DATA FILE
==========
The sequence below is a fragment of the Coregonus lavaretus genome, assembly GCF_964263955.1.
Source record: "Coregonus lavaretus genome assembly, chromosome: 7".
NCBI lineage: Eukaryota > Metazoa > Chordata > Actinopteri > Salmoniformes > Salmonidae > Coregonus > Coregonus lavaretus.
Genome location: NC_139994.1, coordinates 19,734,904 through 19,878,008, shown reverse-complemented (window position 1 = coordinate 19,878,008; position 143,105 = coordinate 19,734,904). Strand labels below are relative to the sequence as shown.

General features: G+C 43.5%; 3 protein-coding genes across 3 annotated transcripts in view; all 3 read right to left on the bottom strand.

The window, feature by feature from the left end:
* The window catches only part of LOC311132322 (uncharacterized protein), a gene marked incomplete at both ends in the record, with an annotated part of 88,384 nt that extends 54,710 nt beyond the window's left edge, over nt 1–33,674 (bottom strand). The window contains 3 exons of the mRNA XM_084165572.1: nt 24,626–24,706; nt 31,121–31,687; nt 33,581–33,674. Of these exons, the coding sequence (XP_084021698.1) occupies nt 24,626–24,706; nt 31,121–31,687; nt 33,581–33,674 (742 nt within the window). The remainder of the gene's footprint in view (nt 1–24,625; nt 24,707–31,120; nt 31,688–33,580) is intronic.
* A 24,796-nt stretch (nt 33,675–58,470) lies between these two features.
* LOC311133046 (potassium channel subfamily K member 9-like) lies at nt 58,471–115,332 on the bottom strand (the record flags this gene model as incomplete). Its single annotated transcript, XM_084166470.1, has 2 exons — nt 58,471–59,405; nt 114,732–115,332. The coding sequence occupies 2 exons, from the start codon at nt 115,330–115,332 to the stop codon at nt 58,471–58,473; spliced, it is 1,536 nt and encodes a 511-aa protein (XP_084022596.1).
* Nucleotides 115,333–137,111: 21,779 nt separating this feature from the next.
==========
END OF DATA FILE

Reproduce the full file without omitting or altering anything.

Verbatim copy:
The sequence below is a fragment of the Coregonus lavaretus genome, assembly GCF_964263955.1.
Source record: "Coregonus lavaretus genome assembly, chromosome: 7".
NCBI lineage: Eukaryota > Metazoa > Chordata > Actinopteri > Salmoniformes > Salmonidae > Coregonus > Coregonus lavaretus.
Genome location: NC_139994.1, coordinates 19,734,904 through 19,878,008, shown reverse-complemented (window position 1 = coordinate 19,878,008; position 143,105 = coordinate 19,734,904). Strand labels below are relative to the sequence as shown.

General features: G+C 43.5%; 3 protein-coding genes across 3 annotated transcripts in view; all 3 read right to left on the bottom strand.

The window, feature by feature from the left end:
* The window catches only part of LOC311132322 (uncharacterized protein), a gene marked incomplete at both ends in the record, with an annotated part of 88,384 nt that extends 54,710 nt beyond the window's left edge, over nt 1–33,674 (bottom strand). The window contains 3 exons of the mRNA XM_084165572.1: nt 24,626–24,706; nt 31,121–31,687; nt 33,581–33,674. Of these exons, the coding sequence (XP_084021698.1) occupies nt 24,626–24,706; nt 31,121–31,687; nt 33,581–33,674 (742 nt within the window). The remainder of the gene's footprint in view (nt 1–24,625; nt 24,707–31,120; nt 31,688–33,580) is intronic.
* A 24,796-nt stretch (nt 33,675–58,470) lies between these two features.
* LOC311133046 (potassium channel subfamily K member 9-like) lies at nt 58,471–115,332 on the bottom strand (the record flags this gene model as incomplete). Its single annotated transcript, XM_084166470.1, has 2 exons — nt 58,471–59,405; nt 114,732–115,332. The coding sequence occupies 2 exons, from the start codon at nt 115,330–115,332 to the stop codon at nt 58,471–58,473; spliced, it is 1,536 nt and encodes a 511-aa protein (XP_084022596.1).
* Nucleotides 115,333–137,111: 21,779 nt separating this feature from the next.